By Paul Krugman
|File: The collapsed bridge in Minneapolis, Minnesota, the I-35W Mississippi River bridge (bridge 9340) that collapsed during rush hour on August 1, 2007.|
The lights are going out all over America â€” literally. Colorado Springs has made headlines with its desperate attempt to save money by turning off a third of its streetlights, but similar things are either happening or being contemplated across the nation, from Philadelphia to Fresno.
Meanwhile, a country that once amazed the world with its visionary investments in transportation, from the Erie Canal to the Interstate Highway System, is now in the process of unpaving itself: in a number of states, local governments are breaking up roads they can no longer afford to maintain, and returning them to gravel.
And a nation that once prized education â€” that was among the first to provide basic schooling to all its children â€” is now cutting back. Teachers are being laid off; programs are being canceled; in Hawaii, the school year itself is being drastically shortened. And all signs point to even more cuts ahead.
Weâ€™re told that we have no choice, that basic government functions â€” essential services that have been provided for generations â€” are no longer affordable. And itâ€™s true that state and local governments, hit hard by the recession, are cash-strapped. But they wouldnâ€™t be quite as cash-strapped if their politicians were willing to consider at least some tax increases.
And the federal government, which can sell inflation-protected long-term bonds at an interest rate of only 1.04 percent, isnâ€™t cash-strapped at all. It could and should be offering aid to local governments, to protect the future of our infrastructure and our children.
But Washington is providing only a trickle of help, and even that grudgingly. We must place priority on reducing the deficit, say Republicans and â€œcentristâ€ Democrats. And then, virtually in the next breath, they declare that we must preserve tax cuts for the very affluent, at a budget cost of $700 billion over the next decade.
In effect, a large part of our political class is showing its priorities: given the choice between asking the richest 2 percent or so of Americans to go back to paying the tax rates they paid during the Clinton-era boom, or allowing the nationâ€™s foundations to crumble â€” literally in the case of roads, figuratively in the case of education â€” theyâ€™re choosing the latter.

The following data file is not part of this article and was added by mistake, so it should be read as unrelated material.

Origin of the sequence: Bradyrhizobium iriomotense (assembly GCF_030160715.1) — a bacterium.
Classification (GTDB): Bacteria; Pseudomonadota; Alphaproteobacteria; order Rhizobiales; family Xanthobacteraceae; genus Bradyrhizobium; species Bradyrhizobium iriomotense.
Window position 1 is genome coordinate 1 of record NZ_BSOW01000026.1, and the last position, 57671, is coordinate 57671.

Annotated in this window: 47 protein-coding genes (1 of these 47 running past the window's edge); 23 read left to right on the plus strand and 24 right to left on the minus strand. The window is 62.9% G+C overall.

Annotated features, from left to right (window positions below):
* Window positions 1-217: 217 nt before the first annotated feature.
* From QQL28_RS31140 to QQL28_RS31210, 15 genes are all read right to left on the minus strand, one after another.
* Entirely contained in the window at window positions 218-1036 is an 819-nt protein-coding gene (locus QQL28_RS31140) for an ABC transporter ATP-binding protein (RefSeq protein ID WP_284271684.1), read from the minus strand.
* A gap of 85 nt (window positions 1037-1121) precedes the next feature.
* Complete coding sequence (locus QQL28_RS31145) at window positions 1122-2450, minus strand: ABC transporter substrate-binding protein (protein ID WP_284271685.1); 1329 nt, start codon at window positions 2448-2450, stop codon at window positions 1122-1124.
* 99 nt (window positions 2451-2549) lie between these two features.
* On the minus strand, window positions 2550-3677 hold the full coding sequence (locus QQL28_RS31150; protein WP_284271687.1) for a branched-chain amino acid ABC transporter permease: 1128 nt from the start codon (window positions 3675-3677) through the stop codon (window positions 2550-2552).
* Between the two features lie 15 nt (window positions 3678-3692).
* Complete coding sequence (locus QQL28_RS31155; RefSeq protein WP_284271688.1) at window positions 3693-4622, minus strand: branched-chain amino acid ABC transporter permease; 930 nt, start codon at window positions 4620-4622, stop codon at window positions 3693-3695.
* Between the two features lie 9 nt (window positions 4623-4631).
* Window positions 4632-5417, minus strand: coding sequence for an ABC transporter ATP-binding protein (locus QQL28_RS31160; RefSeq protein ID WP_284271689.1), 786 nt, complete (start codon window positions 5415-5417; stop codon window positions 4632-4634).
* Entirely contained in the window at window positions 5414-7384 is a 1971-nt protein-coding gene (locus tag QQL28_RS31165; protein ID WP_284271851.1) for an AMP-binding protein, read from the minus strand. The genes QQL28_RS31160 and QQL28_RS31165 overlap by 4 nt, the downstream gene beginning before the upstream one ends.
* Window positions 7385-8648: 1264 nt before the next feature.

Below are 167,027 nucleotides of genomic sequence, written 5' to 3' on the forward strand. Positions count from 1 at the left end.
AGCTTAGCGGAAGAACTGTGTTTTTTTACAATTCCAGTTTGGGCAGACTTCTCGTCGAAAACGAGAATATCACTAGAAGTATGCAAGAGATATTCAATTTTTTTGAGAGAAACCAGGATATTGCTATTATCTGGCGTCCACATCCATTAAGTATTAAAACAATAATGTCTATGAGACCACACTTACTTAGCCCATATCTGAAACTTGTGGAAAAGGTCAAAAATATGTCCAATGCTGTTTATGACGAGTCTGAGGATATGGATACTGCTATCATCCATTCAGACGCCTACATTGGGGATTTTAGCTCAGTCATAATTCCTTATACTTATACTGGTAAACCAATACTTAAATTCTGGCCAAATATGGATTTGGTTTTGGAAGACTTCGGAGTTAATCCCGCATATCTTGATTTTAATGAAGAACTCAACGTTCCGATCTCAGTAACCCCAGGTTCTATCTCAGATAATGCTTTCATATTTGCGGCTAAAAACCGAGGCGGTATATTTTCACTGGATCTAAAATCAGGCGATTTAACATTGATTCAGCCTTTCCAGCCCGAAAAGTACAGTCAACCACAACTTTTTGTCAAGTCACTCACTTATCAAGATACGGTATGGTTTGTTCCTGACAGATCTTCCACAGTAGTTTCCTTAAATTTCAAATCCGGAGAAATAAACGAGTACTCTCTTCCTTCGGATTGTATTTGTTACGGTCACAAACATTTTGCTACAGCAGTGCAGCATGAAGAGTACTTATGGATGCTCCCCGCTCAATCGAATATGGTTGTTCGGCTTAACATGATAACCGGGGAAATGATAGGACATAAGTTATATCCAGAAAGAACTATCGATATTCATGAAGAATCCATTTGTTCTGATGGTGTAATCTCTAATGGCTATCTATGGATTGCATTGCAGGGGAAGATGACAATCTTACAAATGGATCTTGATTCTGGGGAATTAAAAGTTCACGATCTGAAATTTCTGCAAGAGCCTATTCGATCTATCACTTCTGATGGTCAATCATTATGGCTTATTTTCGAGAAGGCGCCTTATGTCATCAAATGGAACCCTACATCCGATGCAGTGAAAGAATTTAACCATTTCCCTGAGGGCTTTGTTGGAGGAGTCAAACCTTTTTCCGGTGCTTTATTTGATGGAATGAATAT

Itâ€™s a disastrous choice in both the short run and the long run.
In the short run, those state and local cutbacks are a major drag on the economy, perpetuating devastatingly high unemployment.
Itâ€™s crucial to keep state and local government in mind when you hear people ranting about runaway government spending under President Obama. Yes, the federal government is spending more, although not as much as you might think. But state and local governments are cutting back. And if you add them together, it turns out that the only big spending increases have been in safety-net programs like unemployment insurance, which have soared in cost thanks to the severity of the slump.
That is, for all the talk of a failed stimulus, if you look at government spending as a whole you see hardly any stimulus at all. And with federal spending now trailing off, while big state and local cutbacks continue, weâ€™re going into reverse.
But isnâ€™t keeping taxes for the affluent low also a form of stimulus? Not so youâ€™d notice. When we save a schoolteacherâ€™s job, that unambiguously aids employment; when we give millionaires more money instead, thereâ€™s a good chance that most of that money will just sit idle.
And what about the economyâ€™s future? Everything we know about economic growth says that a well-educated population and high-quality infrastructure are crucial. Emerging nations are making huge efforts to upgrade their roads, their ports and their schools. Yet in America weâ€™re going backward.
How did we get to this point? Itâ€™s the logical consequence of three decades of antigovernment rhetoric, rhetoric that has convinced many voters that a dollar collected in taxes is always a dollar wasted, that the public sector canâ€™t do anything right.
The antigovernment campaign has always been phrased in terms of opposition to waste and fraud â€” to checks sent to welfare queens driving Cadillacs, to vast armies of bureaucrats uselessly pushing paper around. But those were myths, of course; there was never remotely as much waste and fraud as the right claimed. And now that the campaign has reached fruition, weâ€™re seeing what was actually in the firing line: services that everyone except the very rich need, services that government must provide or nobody will, like lighted streets, drivable roads and decent schooling for the public as a whole.
So the end result of the long campaign against government is that weâ€™ve taken a disastrously wrong turn. America is now on the unlit, unpaved road to nowhere.